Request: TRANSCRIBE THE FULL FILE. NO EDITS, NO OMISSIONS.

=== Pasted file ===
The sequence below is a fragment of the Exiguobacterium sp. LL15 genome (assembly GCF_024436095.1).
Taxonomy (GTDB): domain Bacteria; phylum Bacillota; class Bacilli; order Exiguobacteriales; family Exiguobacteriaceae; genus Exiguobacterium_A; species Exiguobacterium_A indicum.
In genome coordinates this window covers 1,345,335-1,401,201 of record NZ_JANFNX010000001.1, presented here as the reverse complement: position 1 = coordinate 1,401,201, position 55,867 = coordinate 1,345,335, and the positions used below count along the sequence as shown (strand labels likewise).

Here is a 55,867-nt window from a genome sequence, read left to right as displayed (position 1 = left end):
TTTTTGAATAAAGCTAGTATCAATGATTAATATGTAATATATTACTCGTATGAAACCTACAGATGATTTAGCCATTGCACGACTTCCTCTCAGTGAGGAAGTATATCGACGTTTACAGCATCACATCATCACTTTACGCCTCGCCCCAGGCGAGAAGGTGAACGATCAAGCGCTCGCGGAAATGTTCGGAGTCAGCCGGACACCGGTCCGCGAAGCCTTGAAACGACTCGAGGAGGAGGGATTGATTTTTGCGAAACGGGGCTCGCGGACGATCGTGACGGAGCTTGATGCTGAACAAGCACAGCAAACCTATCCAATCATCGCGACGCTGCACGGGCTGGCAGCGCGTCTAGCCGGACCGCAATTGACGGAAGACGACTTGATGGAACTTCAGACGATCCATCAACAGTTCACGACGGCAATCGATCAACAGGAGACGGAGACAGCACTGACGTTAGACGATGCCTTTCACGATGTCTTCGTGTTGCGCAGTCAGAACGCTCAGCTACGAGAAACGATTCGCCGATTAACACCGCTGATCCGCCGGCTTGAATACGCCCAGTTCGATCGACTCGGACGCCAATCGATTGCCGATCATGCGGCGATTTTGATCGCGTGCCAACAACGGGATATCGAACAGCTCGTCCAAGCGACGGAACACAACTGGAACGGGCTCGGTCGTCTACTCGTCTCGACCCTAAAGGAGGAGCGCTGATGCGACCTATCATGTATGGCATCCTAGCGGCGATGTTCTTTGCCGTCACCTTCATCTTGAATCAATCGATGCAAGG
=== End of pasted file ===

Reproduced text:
The sequence below is a fragment of the Exiguobacterium sp. LL15 genome (assembly GCF_024436095.1).
Taxonomy (GTDB): domain Bacteria; phylum Bacillota; class Bacilli; order Exiguobacteriales; family Exiguobacteriaceae; genus Exiguobacterium_A; species Exiguobacterium_A indicum.
In genome coordinates this window covers 1,345,335-1,401,201 of record NZ_JANFNX010000001.1, presented here as the reverse complement: position 1 = coordinate 1,401,201, position 55,867 = coordinate 1,345,335, and the positions used below count along the sequence as shown (strand labels likewise).

Here is a 55,867-nt window from a genome sequence, read left to right as displayed (position 1 = left end):
TTTTTGAATAAAGCTAGTATCAATGATTAATATGTAATATATTACTCGTATGAAACCTACAGATGATTTAGCCATTGCACGACTTCCTCTCAGTGAGGAAGTATATCGACGTTTACAGCATCACATCATCACTTTACGCCTCGCCCCAGGCGAGAAGGTGAACGATCAAGCGCTCGCGGAAATGTTCGGAGTCAGCCGGACACCGGTCCGCGAAGCCTTGAAACGACTCGAGGAGGAGGGATTGATTTTTGCGAAACGGGGCTCGCGGACGATCGTGACGGAGCTTGATGCTGAACAAGCACAGCAAACCTATCCAATCATCGCGACGCTGCACGGGCTGGCAGCGCGTCTAGCCGGACCGCAATTGACGGAAGACGACTTGATGGAACTTCAGACGATCCATCAACAGTTCACGACGGCAATCGATCAACAGGAGACGGAGACAGCACTGACGTTAGACGATGCCTTTCACGATGTCTTCGTGTTGCGCAGTCAGAACGCTCAGCTACGAGAAACGATTCGCCGATTAACACCGCTGATCCGCCGGCTTGAATACGCCCAGTTCGATCGACTCGGACGCCAATCGATTGCCGATCATGCGGCGATTTTGATCGCGTGCCAACAACGGGATATCGAACAGCTCGTCCAAGCGACGGAACACAACTGGAACGGGCTCGGTCGTCTACTCGTCTCGACCCTAAAGGAGGAGCGCTGATGCGACCTATCATGTATGGCATCCTAGCGGCGATGTTCTTTGCCGTCACCTTCATCTTGAATCAATCGATGCAAGG